Brian Keith (November 14, 1921 – June 24, 1997) was an American film, television, and stage actor, who in his four decade-long career gained recognition for his work in movies such as the 1961 Disney film, The Parent Trap, the 1966 movie, The Russians Are Coming, the Russians Are Coming, and the 1975 movie, The Wind and the Lion. On television, two of his best known roles were that of a widowed uncle turned bachelor, Bill Davis, in the 1960s sitcom, Family Affair, and the title character of a tough judge, in the 1980s drama, Hardcastle and McCormick. He also starred in his own sitcom which featured actresses Shelley Fabares and Victoria Young, his real-life ex-wife.“In other words...you can't be a misogynist and expect women to appreciate you.”
Keith was offered the role of Deke Thornton in The Wild Bunch also by Sam Peckinpah, but he turned it down because of Family Affair. This led to a dispute between the two friends.
By the end of its 5th season in 1971, Family Affair was still the most popular show, but CBS decided to end the show, after 138 episodes. The reason for the cancellation was because of the infamous rural purge -- which cancelled all Southern shows to make room for adult-oriented sitcoms such as the already #1 sitcom, All in the Family.
Kathy Garver said of the show where it was meant to be an over 40 program where Brian played a bachelor when instead he played the role of bachelor uncle, "But originally, it was supposed to be a grown-up show, and Brian Keith was supposed to be this bachelor with his manny or his valet, at that time, Mr. French, and the shows were supposed to revolve around him on different dates, and the kids were supposed to be on the background." Garver and Keith stayed in touch until Keith's death.
Brian Keith's friendship with Johnny Whitaker's family began in the mid-1960s, when Whitaker was guest-starring in one of Keith's mentor's movies, which eventually led him to a co-starring role on Family Affair. He said, "I had done The Russians Are Coming, the Russians Are Coming (1966) with Brian Keith; and he and I got along real well. We never had any scenes together in The Russians Are Coming, the Russians Are Coming. But his hotel room was right down the hall from mine, and he would always come right after work, and say, 'Can Johnny Whitaker come out to play?' And so, we did, and at the time he had 1 daughter, 1 on the way and had just adopted another child, I believe, cause he love kids and was feeling homesick and saw me in the play, you know?" Whitaker said of the show Family Affair was supposed to have another child actor that Keith's character had wanted to come to fruition, "So, the original role of Jody was set for a 10-year-old boy. Cissy was supposed to be a 16-year-old girl, and Buffy was a 6-year-old girl. So, Jody was the middle child, and when Brian had suggested that they take a look at this little kid, that he just was on a series with, you know, but, he was sick, and he said 'Oh you're a handful of teams.'" The last thing Johnny said was about Brian being exhausted from all the hard work, coming through an apartment on the set, "Take a look a him, just for a next-door neighbor or something, but he's got a lot of talent and he was cute, and all this, so I went on the set, I was one of the only 6-year-old boys, but they had Anissa and Pamela [voice of Lucy], as I remember and lots of other shows, and a couple of other girls, and they just had me talk and read some lines with them, and then, when Anissa and I got together, the producers said, 'You know what? This is it! Magic for television twins." Years after the show's cancellation, both Keith and Whitaker each had successful careers, but had not kept in touch. The death of Keith's daughter Daisy in 1997 drew both Keith and Whitaker close while Keith was battling cancer. According to a 1997 interview on Entertainment Tonight with Brian Keith, he said Whitaker looked his name up in the phone book and called his home, which questioned Whitaker, which almost led to a misunderstanding with each other, but had enjoyed a wonderful reunion together [over the phone], for the last time, before Keith took his own life.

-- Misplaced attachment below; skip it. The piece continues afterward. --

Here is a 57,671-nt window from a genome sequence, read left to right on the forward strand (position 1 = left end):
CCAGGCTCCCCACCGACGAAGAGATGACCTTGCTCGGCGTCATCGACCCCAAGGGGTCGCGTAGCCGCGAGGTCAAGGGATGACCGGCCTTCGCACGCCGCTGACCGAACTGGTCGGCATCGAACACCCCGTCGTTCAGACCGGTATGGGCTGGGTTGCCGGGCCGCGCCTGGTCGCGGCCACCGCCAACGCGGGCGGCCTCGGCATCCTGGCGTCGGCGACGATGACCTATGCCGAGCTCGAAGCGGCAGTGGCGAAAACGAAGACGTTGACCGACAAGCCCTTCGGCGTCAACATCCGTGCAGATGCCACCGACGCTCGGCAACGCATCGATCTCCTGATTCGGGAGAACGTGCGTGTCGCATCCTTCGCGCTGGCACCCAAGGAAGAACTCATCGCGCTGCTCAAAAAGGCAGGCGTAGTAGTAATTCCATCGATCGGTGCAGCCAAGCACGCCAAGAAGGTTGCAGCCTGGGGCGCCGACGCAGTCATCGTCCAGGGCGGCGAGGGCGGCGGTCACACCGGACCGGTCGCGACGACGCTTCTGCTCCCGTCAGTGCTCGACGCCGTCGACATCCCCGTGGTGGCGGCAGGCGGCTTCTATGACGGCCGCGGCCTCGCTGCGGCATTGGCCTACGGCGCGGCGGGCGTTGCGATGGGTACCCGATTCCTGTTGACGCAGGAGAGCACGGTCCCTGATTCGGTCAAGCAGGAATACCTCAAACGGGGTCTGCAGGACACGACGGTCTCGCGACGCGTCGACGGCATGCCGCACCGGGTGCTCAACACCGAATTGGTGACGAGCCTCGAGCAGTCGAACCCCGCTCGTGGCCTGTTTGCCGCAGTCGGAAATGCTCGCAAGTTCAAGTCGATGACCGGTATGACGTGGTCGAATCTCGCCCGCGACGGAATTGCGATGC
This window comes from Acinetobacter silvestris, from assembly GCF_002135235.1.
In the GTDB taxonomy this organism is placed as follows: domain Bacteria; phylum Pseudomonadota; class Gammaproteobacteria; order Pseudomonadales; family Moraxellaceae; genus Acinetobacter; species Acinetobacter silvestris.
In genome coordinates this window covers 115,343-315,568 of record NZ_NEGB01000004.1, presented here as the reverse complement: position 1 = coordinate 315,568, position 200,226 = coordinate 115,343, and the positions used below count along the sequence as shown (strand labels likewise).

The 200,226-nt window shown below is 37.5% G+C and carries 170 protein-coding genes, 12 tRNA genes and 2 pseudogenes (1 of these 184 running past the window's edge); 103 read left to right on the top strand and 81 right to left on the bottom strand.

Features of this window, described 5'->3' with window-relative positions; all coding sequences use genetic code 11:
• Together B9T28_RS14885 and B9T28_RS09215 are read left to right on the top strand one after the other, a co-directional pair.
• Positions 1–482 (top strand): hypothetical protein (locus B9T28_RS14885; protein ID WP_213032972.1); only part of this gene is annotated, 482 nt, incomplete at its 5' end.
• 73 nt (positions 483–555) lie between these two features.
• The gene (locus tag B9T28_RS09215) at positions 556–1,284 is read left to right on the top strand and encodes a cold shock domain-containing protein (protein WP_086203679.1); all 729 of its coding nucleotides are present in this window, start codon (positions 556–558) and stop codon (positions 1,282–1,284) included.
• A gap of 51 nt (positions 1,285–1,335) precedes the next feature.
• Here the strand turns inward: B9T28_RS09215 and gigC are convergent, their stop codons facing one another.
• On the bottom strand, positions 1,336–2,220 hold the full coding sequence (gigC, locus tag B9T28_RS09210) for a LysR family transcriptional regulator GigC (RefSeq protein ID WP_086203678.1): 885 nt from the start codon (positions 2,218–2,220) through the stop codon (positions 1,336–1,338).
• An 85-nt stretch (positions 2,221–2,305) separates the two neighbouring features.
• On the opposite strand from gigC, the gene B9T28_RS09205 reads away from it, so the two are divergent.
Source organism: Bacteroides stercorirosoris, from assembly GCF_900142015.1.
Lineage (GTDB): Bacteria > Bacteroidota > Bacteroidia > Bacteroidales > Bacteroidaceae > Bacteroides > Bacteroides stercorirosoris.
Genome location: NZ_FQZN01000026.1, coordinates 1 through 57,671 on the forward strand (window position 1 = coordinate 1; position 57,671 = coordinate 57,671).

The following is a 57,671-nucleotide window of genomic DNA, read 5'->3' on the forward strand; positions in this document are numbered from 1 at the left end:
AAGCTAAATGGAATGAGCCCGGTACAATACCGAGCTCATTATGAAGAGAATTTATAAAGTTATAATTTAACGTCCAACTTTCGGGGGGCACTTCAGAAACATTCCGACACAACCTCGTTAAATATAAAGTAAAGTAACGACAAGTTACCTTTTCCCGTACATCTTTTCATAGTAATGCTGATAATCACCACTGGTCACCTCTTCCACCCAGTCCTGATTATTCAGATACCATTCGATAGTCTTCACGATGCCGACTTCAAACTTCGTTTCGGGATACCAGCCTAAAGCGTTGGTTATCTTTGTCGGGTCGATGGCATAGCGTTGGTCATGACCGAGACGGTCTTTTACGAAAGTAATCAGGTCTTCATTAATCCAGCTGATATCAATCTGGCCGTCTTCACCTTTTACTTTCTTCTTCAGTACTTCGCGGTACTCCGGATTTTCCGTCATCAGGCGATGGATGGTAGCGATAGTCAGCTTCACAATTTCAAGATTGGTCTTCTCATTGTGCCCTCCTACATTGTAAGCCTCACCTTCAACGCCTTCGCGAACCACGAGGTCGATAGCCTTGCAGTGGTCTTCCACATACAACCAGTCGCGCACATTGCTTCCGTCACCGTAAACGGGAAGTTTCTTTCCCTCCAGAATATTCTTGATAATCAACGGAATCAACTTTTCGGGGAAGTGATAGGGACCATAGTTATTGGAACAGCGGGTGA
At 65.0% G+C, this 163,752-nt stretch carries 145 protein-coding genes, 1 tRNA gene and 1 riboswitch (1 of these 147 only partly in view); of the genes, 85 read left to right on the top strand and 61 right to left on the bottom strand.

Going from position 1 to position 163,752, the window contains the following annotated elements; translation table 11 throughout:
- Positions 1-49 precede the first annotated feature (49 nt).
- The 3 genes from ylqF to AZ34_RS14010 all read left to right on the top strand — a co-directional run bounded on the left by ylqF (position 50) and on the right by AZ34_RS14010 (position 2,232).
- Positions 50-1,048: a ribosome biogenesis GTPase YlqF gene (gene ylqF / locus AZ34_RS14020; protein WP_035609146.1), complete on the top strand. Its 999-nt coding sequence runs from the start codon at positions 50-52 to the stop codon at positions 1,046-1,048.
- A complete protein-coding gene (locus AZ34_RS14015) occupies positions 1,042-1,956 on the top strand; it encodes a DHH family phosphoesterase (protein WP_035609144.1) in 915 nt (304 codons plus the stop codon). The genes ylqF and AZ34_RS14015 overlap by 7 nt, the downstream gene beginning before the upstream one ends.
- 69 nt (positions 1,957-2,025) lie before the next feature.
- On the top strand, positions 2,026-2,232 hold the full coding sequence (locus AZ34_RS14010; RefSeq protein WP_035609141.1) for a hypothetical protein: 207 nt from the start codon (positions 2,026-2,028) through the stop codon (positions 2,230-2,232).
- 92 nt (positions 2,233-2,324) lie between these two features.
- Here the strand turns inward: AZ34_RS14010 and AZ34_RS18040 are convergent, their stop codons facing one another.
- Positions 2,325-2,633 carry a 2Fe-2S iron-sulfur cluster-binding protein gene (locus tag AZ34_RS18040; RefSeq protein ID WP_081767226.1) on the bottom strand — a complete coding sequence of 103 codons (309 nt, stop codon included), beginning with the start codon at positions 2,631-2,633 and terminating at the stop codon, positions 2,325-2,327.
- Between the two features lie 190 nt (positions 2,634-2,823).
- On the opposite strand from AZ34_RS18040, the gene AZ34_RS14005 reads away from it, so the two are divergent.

In 2007, a decade after Keith's passing, Whitaker and co-star Kathy Garver were both invited to the TV Land Awards to pay respects to Keith. Posthumously, Keith was given a star on the Hollywood Walk of Fame, where Garver was one of the presenters.